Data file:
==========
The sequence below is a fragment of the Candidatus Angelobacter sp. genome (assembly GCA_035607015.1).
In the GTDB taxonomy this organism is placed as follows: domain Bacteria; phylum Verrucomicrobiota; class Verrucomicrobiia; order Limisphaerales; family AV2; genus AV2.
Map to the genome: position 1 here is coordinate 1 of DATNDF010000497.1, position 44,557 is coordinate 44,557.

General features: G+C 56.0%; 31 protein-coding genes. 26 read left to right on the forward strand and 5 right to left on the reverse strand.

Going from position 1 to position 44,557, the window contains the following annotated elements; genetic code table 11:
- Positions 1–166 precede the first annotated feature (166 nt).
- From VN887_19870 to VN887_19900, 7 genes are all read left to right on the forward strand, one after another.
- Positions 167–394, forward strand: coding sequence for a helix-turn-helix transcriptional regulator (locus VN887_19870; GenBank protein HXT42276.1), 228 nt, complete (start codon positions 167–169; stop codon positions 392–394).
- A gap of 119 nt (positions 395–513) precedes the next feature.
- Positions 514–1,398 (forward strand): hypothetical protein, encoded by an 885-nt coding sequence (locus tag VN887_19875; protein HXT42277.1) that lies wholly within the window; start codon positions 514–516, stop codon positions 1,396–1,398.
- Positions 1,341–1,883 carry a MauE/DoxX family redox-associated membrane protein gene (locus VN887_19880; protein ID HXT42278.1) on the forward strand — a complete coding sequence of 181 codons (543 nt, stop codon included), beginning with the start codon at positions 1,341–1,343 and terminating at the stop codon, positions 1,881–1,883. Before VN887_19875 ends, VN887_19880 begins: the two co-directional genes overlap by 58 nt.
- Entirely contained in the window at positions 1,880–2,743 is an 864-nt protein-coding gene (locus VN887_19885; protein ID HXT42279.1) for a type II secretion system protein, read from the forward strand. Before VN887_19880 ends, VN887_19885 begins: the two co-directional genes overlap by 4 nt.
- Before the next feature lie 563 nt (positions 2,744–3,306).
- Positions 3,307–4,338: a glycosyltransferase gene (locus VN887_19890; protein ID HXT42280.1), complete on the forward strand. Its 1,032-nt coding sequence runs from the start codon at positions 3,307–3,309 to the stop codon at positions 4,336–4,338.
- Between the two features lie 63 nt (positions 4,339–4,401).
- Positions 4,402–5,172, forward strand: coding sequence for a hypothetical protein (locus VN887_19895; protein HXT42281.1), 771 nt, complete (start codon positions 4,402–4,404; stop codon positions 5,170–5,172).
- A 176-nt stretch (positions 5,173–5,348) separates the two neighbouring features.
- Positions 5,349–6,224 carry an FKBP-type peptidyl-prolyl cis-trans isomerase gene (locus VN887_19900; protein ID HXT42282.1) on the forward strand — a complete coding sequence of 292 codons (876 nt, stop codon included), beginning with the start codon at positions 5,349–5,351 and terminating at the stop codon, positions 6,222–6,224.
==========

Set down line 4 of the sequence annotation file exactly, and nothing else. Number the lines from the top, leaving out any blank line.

General features: G+C 56.0%; 31 protein-coding genes. 26 read left to right on the forward strand and 5 right to left on the reverse strand.